S.C.A Merchandise This Year’s Very Special Offer A superb print of this beautiful Water Colour of the College viewed from the Warren and painted to commemorate the 50th anniversary of Shuttleworth Unmounted: Size: 17" x 13". Cost: only £5.00 inc p&p

Polo Shirts. This popular item features the Shuttleworth crest on Navy Blue. For £15.00 each inc p&p Rugby Shirts In Navy Blue with a white collar and the crest. Just £27.50 each inc p&p. Both items above in XX Large, X Large, Large and Medium sizes. Lapel Badges still available at £2.00 each inc p&p

All orders to:First Call — Sarah Perrett. 01458 251523 or e-mail: perrett_sarah@hotmail.com or Margaret Curry at the College. 01767 626222 or e-mail: mcurry@bedford.ac.uk All cheques payable to Shuttleworth College Association - with Orders please.


S.C.A. Committee & Officers 2016 -17 OFFICERS Position Chairperson Vice Chairman Secretary

Name Sarah Perrett Tony Abbott Charlotte Scott

Course/Year HND 77/80 NDA 65/67 90/92

Location Somerset Hampshire Bedfordshire

Treasurer

Mike Williams Graeme Brown Patrick Godwin Margaret Curry Jo Norman

NDA 65/67

Cambridgeshire

Contact perrett_sarah@hotmail.com tonyabbott1@hotmail.co.uk charlotte_scott@hotmail.com Unwin Cottage, 5 Pear Tree piece, Old Warden, Biggleswade, SG18 9FD. Tel: 01767 626311 Mobile: 07717862747 michael.williams19@sky.com

OND 77/80

Buckinghamshire

graemewbrown@me.com

HND 77/80

Somerset

patrick.godwin@btinternet.com

Newsletter Coordinator Database/website College Contact Student Representative on College staff President Vice Presidents

NA

mcurry@bedford.ac.uk 01767 626222 jnorman@bedford.ac.uk

NA

Charlotte Friefrau John Von Twickle J.E. Scott, S.C.Whitbread, Bill Bedser, Eric Yates and Professor Mike Alder

COMMITTEE Name Tim Bryce Sam Donald Nick Drury Eric Yates

Course/Year NDA 64/67 HNDBF 93/95 HND 81/84 Retired Staff

Location Oxfordshire Denbighshire Cambridgeshire Norfolk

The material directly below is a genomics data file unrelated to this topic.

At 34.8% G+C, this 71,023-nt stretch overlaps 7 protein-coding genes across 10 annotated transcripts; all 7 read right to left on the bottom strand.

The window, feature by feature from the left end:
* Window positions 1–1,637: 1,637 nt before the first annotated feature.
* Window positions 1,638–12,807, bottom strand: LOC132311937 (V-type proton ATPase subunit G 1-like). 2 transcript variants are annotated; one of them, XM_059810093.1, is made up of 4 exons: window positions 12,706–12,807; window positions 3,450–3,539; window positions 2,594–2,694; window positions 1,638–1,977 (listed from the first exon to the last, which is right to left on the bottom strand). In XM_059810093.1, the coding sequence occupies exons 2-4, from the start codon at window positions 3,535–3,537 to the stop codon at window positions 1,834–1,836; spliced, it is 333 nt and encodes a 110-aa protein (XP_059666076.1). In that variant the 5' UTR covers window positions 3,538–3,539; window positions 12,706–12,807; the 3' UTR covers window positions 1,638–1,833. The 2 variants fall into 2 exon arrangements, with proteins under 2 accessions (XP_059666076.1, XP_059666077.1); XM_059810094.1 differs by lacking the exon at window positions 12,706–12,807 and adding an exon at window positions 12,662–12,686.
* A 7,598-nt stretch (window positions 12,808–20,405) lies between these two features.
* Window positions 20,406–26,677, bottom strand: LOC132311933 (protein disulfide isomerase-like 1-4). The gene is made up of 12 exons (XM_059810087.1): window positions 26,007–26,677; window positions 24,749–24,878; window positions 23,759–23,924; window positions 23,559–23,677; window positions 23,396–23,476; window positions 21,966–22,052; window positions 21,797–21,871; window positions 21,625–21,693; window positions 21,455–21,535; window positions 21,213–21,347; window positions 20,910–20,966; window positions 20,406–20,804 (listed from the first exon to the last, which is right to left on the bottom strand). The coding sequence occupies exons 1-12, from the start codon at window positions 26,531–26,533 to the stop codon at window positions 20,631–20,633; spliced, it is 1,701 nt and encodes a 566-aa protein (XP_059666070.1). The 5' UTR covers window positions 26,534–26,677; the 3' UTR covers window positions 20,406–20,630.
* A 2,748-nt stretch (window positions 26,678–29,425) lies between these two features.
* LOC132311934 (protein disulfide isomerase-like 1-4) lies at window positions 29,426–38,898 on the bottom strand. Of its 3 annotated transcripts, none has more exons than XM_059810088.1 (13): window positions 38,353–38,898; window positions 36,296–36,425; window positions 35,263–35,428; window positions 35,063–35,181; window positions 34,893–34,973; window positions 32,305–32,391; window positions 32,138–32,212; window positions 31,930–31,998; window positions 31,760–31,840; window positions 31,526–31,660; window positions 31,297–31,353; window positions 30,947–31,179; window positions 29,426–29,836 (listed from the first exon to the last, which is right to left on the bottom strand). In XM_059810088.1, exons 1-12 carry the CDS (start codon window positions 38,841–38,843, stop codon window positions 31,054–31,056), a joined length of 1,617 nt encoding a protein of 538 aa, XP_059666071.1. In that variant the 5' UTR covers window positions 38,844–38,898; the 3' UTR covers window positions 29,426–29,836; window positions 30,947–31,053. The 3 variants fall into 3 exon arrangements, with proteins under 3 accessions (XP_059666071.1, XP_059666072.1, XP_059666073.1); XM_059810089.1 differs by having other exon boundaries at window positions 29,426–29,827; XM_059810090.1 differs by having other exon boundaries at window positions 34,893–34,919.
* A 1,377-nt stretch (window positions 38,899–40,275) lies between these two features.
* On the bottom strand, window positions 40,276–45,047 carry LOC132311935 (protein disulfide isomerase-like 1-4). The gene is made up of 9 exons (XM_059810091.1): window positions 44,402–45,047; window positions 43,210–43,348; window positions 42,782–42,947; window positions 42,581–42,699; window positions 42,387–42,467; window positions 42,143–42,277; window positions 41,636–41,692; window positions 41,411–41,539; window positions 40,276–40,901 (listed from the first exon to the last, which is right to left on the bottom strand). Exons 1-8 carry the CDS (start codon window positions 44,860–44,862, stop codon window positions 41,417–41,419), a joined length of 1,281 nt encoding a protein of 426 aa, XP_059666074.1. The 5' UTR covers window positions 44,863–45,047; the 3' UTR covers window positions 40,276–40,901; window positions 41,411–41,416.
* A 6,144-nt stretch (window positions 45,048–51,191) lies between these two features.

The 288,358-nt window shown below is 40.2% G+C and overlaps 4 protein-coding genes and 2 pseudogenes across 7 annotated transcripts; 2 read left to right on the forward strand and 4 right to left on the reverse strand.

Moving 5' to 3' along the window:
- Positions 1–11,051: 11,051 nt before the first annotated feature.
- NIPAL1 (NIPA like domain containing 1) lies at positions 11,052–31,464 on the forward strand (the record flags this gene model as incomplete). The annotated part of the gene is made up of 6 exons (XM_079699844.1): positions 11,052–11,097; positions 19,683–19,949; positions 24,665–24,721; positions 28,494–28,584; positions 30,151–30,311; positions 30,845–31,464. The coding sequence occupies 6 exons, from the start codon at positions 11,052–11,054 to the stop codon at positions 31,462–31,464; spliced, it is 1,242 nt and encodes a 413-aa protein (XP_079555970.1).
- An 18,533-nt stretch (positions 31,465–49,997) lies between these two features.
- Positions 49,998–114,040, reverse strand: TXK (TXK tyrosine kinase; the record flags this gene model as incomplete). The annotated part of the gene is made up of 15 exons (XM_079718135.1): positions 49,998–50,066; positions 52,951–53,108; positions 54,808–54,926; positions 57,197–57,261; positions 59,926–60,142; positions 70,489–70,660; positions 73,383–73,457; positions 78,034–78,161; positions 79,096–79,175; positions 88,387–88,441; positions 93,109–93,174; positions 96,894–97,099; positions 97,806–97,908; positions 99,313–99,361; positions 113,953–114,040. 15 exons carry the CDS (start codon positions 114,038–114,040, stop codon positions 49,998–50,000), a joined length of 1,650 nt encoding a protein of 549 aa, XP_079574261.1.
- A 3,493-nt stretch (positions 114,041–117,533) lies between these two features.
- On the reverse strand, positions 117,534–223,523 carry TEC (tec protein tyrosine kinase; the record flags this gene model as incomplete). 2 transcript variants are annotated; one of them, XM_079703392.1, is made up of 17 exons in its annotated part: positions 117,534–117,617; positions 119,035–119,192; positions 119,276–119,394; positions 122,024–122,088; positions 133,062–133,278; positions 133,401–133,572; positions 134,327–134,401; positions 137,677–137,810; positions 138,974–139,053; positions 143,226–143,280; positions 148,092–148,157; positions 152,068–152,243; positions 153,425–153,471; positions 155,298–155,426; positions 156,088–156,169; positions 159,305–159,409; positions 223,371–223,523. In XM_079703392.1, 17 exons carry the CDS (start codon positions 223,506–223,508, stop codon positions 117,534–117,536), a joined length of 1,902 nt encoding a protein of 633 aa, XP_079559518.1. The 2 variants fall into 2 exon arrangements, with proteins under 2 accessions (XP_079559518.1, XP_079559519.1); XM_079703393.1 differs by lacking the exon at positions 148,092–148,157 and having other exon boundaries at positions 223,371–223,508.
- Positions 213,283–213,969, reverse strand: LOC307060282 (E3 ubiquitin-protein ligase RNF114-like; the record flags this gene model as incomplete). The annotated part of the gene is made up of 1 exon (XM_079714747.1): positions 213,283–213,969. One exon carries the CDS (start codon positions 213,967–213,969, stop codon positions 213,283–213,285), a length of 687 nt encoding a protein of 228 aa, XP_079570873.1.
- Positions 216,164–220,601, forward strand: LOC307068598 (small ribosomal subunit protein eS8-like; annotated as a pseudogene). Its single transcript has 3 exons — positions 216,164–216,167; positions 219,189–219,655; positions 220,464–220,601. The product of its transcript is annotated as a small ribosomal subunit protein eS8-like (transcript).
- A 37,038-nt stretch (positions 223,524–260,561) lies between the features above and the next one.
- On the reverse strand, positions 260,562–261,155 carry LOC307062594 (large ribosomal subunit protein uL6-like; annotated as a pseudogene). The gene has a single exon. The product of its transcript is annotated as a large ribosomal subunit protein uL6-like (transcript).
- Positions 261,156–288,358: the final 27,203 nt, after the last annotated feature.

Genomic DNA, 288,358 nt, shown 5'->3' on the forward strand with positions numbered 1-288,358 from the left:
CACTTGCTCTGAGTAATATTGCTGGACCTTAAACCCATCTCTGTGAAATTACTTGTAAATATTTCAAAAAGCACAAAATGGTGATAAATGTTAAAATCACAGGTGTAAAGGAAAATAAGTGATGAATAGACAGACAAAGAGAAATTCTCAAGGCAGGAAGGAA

Richard Infield Sally Cartwright Claire van Leersum

ND 90/93 HND 86/89 HND 81/84

Bedfordshire Bedfordshire Cambridgeshire

Contact tim.bryce@hotmail.co.uk sam@samdonald.com nickhan.drury@ntlworld.com ericandjanet@moggerhanger.or angehome.co.uk richardjinfield@btconnect.com sally.cartwright@virgin.net Claire@CVLQA.com

(In the event of an e-mail failing to respond please contact another committee member and request your message be forwarded to your intended recipient.) The editor is looking for material for the next Newsletter as soon as this one goes to press, so please don’t delay, get writing, look for stories and send them to him as soon as possible *New Officers and Committee will be elected at the 2017 AGM but even after that date please use the addresses above. Website:- www.shuttleworthalumni.co.uk


A.G.M 2017 The date for the next A.G.M. has been set as :- 11:00 a.m. Saturday 13th of May 2017. Venue to be confirmed.

Quiz February 2017 This quiz provides the first letters of common garden or farmland birds, with spaces following for each missing letter. Eg C _ _ _ _ _ _ C_ _ _ would be C A R R I O N C R O W. Please send your answers to patrick.godwin@btinternet.com or by post to Paddy Godwin, Osier Cottage, Thorney, Langport, Somerset TA10 0DT by 28th June 2017. There is a ÂŁ20 prize for the winner. In the event of more than one correct answer we will draw a name from a hat to find the winner. Answers in the next newsletter. Good Luck. 1) G _ _ _ _ T _ _ 2) S _ _ _ _ _ _ _ 3) B _ _ _ _ _ _ _ _ 4) R _ _ _ _ 5) W _ _ _ 6) C _ _ _ _ _ 7) C _ _ _ _ _ _ _ _ 8) T _ _ _ C _ _ _ _ _ _ 9) P _ _ _ W _ _ _ _ _ _ 10)

G____ W_________

11)

C_______ D___

12)

H____ S______

13)

T____ O__

14)

M_____ T_____

15)

H____ M_____

16)

K______

17)

Y___________

18)

K_________

19)

D______

20)

J______